The Civil War as a Religious War:
It can be argued that the Civil War was as much theological as it was political. The split between northern and southern churches may have precipitated political secession - once religious leaders stopped trying to work together, political leaders didn't bother. Ministers signed up for war in larger numbers, especially in the South. All the officers in one Texas regiment were, apparently, Methodist preachers. Religious propaganda drove war fever and inspired confidence in ultimate victory.
Ham and the Christian Defense of Slavery:
The primary focus of those using Christianity to defend slavery and segregation was the story of Noah, specifically the part where his son Ham is cursed to serve his brothers. This story long functioned as a model for Christians to insist that God meant Africans to be marked as the servants of others because they are descended from Ham. Secondary was the story of the Tower of Babel as a model for God's desire to separate people generally rather than have them united in common cause and purpose.
Slavery, Christian Honor, and Social Order:
The concepts of honor and social order have been integral to Southern Christianity and Southern defenses of slavery. Honor meant protecting one's personal image. It didn't matter, for example, if one was honest or dishonest, but it did matter that no one said you were dishonest. Black Africans, as descendants of Ham, were seen as lacking honor and therefore deserving of slavery. Maintaining social order meant preserving traditional structures of authority: men over women, whites over blacks.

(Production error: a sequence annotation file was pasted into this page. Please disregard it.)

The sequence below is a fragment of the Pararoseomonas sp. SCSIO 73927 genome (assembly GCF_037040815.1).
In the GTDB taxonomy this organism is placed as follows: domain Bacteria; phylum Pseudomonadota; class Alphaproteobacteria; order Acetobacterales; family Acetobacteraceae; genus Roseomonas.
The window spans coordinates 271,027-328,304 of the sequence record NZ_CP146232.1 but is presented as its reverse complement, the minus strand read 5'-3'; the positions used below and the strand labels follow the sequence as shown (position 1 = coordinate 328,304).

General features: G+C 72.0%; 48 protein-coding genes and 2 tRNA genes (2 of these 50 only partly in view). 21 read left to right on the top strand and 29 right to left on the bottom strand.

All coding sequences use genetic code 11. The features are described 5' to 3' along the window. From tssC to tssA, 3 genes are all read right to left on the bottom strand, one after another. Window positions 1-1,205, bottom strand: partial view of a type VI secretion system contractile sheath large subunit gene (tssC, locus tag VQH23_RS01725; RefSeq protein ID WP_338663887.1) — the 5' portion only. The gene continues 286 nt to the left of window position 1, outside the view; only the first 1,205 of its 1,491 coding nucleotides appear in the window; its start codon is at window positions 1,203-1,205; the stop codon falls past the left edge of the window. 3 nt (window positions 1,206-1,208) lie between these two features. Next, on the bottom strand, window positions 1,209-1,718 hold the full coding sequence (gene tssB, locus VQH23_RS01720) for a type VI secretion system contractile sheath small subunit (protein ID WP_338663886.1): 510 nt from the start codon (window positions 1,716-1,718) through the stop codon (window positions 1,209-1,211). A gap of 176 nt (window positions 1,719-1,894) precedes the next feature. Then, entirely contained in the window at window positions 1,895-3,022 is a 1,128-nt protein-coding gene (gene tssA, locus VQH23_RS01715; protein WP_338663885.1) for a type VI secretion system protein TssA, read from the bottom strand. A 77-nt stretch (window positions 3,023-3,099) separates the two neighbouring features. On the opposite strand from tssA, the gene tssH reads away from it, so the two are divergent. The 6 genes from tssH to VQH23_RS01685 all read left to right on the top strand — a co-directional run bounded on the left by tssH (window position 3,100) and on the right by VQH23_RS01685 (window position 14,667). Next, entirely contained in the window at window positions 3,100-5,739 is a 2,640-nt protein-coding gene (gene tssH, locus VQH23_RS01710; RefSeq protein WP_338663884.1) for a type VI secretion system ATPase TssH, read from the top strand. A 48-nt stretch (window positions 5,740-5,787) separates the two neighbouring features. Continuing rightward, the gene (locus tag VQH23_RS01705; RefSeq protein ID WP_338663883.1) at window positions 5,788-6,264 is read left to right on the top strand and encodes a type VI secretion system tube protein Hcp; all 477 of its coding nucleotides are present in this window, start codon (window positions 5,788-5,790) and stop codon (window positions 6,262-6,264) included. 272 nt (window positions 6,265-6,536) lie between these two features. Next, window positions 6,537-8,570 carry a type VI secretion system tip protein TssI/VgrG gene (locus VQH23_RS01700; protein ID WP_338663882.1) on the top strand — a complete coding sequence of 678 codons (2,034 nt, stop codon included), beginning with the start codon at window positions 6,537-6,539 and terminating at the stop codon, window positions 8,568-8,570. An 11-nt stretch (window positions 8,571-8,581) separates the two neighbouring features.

Southern Christianity and Liberty:
Southern slave owners had little interest in general liberty or maintaining a democratic republic. Their ideals were founded upon patriarchy, timocracy, and authoritarianism - not liberty, democracy, or other values people tend to take for granted today. In effect, Christianity constituted an important basis for anti-democratic movements in the South designed to deny liberty to large numbers of people, primarily (though not solely) slaves.
Christianity as a Source of Weakness in the South:
Early on, Christianity was a powerful force for inspiration and national cohesion in the Confederacy. Over time, however, the quick and expected victory failed to materialize. This was a problem for both sides, but the North had a stronger nationalistic sense of self which helped see them through; the South lacked this and thus the failures on the battlefield translated into religious despair. This, in turn, sapped the South's morale and prevented them from persevering.
Religious Reconstruction after the Civil War:
Southerners decided that they lost because they were impure of heart rather than because slavery was an unmitigated evil - to admit that they lost because they had been wrong all along would have bee too large a blow to their sense of self and their self-identification as Southerners. They had to have been right; therefore, their loss must be attributed to other reasons. Many argued that God was chastising them in order to prepare them for some higher and more glorious purpose in the future.
States' Rights, Guilt, and Manufactured Victory: